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Power (Off-Topic)

by Kermit @, Raleigh, NC, Monday, January 06, 2020, 14:57 (622 days ago) @ Cody Miller
edited by Kermit, Monday, January 06, 2020, 15:12

The key difference between Abrams and Johnson’s films, then, is an understanding of the Jedi. For Johnson, a Jedi is a hero and everyone has the potential to be heroic – it does not erase their flaws; in fact, overcoming the binary thinking of good and evil and embracing one’s flaws is crucial to a hero’s journey. To Abrams, it’s about power, and men understand power very differently: It’s inherited; it’s handed from one man to another without hesitation; it’s a right, not a privilege. They will commit countless atrocities and acts of oppression and subjugation to keep others – the marginalized – from wrestling it away. Take, for instance, Finn: The Rise of Skywalker suggests (and John Boyega and Abrams both confirm) that Finn is Force-sensitive, despite the fact that he is not related to any Sith or Jedi. Rey, on the other hand – the trilogy’s hero, who happens to be a woman – cannot possibly have power unless she inherited it from some crusty old white guy. The man needs no qualification to obtain power, but the woman does. It’s pretty insulting.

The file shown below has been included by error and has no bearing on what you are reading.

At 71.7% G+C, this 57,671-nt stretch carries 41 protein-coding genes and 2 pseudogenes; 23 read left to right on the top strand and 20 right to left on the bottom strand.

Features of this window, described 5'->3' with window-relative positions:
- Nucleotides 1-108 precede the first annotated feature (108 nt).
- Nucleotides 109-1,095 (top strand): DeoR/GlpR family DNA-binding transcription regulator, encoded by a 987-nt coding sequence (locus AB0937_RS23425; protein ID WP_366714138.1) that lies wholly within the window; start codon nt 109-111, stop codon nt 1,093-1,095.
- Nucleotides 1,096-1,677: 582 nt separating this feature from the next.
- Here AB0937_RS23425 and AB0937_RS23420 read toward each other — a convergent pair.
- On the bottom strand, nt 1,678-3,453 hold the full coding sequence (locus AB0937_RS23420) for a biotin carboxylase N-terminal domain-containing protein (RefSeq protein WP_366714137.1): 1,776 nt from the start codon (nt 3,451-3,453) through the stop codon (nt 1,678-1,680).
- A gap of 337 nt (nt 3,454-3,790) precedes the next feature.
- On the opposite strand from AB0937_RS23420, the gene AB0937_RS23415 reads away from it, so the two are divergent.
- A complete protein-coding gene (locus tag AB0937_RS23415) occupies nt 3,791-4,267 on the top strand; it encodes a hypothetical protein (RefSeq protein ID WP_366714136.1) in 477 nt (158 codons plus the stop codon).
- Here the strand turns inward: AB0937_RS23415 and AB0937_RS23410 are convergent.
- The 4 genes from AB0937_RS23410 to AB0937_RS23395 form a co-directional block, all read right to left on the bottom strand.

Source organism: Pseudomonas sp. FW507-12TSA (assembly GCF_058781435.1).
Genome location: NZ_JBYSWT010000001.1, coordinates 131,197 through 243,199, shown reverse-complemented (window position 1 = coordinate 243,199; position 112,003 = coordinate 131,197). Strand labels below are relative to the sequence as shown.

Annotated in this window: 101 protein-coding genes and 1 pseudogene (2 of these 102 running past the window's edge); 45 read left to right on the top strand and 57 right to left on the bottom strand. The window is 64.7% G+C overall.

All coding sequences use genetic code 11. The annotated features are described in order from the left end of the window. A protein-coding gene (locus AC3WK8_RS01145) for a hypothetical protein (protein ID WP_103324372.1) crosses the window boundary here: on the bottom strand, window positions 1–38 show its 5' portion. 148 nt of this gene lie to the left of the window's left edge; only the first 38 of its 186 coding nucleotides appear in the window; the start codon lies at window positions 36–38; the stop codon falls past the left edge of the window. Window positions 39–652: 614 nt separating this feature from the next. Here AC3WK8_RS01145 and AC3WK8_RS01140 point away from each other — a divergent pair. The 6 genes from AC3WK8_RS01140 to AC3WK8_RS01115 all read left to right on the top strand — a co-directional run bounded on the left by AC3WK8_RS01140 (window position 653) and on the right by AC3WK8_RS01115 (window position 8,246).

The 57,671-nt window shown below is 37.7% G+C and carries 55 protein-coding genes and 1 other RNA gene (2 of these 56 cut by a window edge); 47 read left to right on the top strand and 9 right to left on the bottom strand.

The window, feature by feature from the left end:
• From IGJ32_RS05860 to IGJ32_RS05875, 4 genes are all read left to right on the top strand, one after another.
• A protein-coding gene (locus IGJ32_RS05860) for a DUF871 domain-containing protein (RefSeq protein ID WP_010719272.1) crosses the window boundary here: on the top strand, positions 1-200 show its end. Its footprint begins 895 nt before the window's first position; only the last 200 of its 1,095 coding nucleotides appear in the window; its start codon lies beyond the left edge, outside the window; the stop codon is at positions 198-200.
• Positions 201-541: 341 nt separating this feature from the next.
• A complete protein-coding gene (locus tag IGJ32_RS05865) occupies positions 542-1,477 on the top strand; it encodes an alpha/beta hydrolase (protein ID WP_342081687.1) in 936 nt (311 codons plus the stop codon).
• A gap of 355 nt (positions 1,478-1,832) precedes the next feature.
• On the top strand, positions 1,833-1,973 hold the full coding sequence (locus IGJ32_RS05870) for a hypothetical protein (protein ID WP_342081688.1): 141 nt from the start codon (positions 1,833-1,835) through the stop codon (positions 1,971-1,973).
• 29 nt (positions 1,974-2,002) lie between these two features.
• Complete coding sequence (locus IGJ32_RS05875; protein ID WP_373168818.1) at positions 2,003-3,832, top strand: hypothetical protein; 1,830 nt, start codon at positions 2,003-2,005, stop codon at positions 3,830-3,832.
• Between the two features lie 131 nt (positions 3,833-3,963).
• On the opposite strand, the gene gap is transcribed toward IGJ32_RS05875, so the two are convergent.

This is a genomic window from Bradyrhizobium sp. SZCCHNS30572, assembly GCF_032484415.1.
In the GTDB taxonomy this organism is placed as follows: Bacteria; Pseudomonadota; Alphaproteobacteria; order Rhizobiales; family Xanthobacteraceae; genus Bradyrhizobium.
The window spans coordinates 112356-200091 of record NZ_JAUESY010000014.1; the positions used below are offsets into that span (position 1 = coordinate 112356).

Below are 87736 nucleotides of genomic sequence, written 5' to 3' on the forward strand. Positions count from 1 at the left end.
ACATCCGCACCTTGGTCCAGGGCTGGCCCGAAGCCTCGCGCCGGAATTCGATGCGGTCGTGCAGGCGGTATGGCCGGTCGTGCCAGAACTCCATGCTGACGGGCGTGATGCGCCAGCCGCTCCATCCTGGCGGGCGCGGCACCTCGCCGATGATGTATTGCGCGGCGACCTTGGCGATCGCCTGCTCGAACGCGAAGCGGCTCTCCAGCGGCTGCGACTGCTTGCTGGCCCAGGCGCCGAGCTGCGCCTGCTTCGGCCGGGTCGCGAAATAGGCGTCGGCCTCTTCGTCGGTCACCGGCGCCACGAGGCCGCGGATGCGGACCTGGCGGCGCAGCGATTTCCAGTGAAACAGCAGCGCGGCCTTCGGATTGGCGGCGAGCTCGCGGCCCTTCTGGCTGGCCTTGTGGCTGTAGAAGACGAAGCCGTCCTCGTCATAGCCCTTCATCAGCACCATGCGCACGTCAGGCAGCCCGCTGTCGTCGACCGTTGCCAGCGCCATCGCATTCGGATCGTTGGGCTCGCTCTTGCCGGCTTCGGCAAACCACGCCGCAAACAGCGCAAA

https://birthmoviesdeath.com/2019/12/30/knives-out-has-something-important-to-say-about...

It's this kind of stuff that makes me want to wash my hands of Star Wars forever, or at least stop discussing it with any hint of seriousness. (I mean, Kylo got his force sensitivity from his MOTHER, which renders this whole passage nonsensical.)

If I did accept this analysis, I'd be in the Rian camp. To me the non-genetic aspect of the Force was one of the few things that The Last Jedi got right. The closest Star Wars (or as the kids like to say, Episode IV) ever got to saying the Force wasn't available to anyone was the intonation of "The force is strong in this one." As far as I'm concerned, the franchise jumped the shark the first time midichlorians were mentioned.


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